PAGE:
By Peter Wilmot, CTO and Co-Founder, Traction Labs
2017 is shaping up to be the most transformative year ever for digital media. Audiences are demanding digital, mobile-optimized content — a space currently dominated by social video. The largest players in publishing, broadcast, and brands are learning to adapt and merge, or face dying in this new digital world. Digital media has been seeing seismic shifts with companies like Verizon and AT&T trying to fight the incumbent duopoly of Google and Facebook, all while upstart Snap Inc. has already redefined how an entire generation consumes short-form media.
But let’s take a step back on how we got here.
Digital viewership is exploding, with more video content uploaded digitally every month than the three major US TV networks have created –combined– in the last several decades. Youtube, the current leader in viewer hours, recently hit 1 billion hours of daily viewership, representing a 10X growth from 2012 when they were at ~100M daily hours. Facebook and Snap Inc. are both growing quickly but are still behind, with Facebook reporting 100M hours as of early 2016 and Snap coming in at around 70M hours of daily video viewership in the middle of 2016.
Simultaneously, traditional TV viewership has been crashing for years. Studies show time spent viewing linear TV over the last five years is down for every age group under 65, led by 18–24 year olds who are spending over 40% less time watching TV. This is contrasted by the growth in time watching TV and video on mobile devices, which is up 85% between 2010 and 2016.
This has resulted in a few major trends:
Marriage of Content and Service Providers
For content providers, the goal is to get their content in front of as many eyeballs as possible to advertise or sell subscriptions. This is not necessarily symbiotic with the telecom networks, who carry the actual data on expensive infrastructure — especially since consumers want content now, wherever they are, and in high definition. But, telcos and carriers have found that their customers will leave their services unless they provide access to the content they want. This creates an environment where content really is king and telcos find themselves forced into partnerships, or risk being left out. Powerful positioning for the content giants has pushed several huge mergers, including Comcast and NBC, AT&T and Time Warner, Verizon and AOL and Yahoo, while pushing tech giants like Google, Facebook, Amazon, and Netflix to push into the telecom space to stay competitive.
Scale vs Monetization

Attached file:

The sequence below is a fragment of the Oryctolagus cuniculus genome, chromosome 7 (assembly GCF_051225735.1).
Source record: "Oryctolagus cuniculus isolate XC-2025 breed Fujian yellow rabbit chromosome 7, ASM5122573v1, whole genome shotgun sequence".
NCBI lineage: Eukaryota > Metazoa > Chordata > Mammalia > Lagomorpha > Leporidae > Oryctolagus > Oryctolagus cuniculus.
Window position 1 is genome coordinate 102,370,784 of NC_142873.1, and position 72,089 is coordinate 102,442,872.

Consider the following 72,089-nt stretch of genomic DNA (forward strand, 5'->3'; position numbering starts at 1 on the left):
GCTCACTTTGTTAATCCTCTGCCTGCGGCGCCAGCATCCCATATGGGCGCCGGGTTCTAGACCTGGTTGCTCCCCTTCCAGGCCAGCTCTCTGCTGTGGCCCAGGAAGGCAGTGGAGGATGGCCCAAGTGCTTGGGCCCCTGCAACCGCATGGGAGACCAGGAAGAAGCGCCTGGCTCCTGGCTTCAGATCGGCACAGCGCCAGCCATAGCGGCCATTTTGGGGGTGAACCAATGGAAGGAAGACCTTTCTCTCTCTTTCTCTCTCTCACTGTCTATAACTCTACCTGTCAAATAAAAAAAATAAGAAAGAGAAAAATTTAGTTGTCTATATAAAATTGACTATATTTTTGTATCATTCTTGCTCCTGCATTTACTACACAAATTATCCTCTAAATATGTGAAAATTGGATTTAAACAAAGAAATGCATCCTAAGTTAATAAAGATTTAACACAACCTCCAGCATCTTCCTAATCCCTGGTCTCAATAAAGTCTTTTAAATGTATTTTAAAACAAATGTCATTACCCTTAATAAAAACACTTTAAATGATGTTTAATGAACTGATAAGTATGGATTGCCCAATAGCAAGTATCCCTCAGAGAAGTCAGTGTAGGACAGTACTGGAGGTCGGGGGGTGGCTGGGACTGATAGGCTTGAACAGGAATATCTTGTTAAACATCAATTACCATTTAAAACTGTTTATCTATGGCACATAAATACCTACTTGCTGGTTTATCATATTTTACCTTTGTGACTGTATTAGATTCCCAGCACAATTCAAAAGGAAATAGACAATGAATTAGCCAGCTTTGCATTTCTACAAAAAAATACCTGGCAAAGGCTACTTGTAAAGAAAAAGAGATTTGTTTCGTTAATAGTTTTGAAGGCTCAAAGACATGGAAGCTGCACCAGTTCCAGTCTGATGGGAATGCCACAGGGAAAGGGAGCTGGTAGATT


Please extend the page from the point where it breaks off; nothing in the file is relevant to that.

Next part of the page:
Facebook and other social networks have long held the keys to scaling content viewership, but they haven’t provided monetization for that content. This effectively cannibalizes the publishing ecosystem. As time-on-platform has grown, it has squeezed the actual content creators. The New York Times’ revenue has fallen every year since 2012 and Time Inc’s revenue has fallen every year since 2011. The sale of Time Inc. appears to be imminent this year.
Either creators need to lock down their content, as The New York Times and Wall Street Journal have done, or they need to be effectively compensated by distribution platforms. Facebook wants to keep content coming onto its platform and has reaffirmed its promise to help creators monetize, recently announcing it will be rolling out “mid-roll” video ads on both long-form video and live video content, matching YouTube’s revenue sharing offer of 55%.
Not only is Facebook willing to pay content creators but they are also looking to compete directly with them. Ricky Van Veen, one of the co-founders of CollegeHumor, joined Facebook last year to help scale out its content offering with partners. Veen is now actively out pitching creators for long-form, 30 minute episodic content originals to be run on Facebook. Last year, audiences spent an average of 50 minutes a day on Facebook products, not including WhatsApp. We will continue to see this number grow as Facebook enters the fight head-to-head with Netflix, Amazon, and Hulu, amongst others, in the original content war.
Content Duration Will Be Disrupted
Broadcast content is too long at 30 to 60 minutes, while social content has trended too short at 15 to 60 seconds. There will be more of a convergence towards 5 to 7 minute videos, as short-form content, with substance, grows and expands. We’ve already seen a number of these lengths of videos beginning to emerge on Facebook. This will also be true for the growing live content market with a target duration of around 20 minutes.
Broadcasters Making Bets to Access Millennial Audiences
NBCUniversal has invested in Buzzfeed, Vox, and most recently even invested $500M in the Snap Inc IPO. Broadcasters need to keep expanding into the digital realm, looking for way to diversify investments. They’re also aggressively creating and launching their own content mobile apps.
Widespread 360 Video
360 video content is still somewhat inhibitively expensive to create but we can still expect some really innovative and impressive early movers. This will continue to grow, becoming more interactive and mainstream with VR technology improvements over the next few years.
As consumers, our media viewing habits stayed remarkably consistent for over 60 years. In the last five years, we’ve seen these seismic shifts, but no other year will be as transformative as 2017. It’ll be hard to keep our eyes off the action — literally and figuratively.
Peter Wilmot is the CTO and Co-Founder of Traction Labs, an advanced content marketing platform focused on live stream video. Peter is a veteran of the video technology space with deep experience in programmatic, mobile, native, and live streaming. Traction Labs has worked with numerous Fortune 100 companies, including Sony, Salesforce, and Yahoo.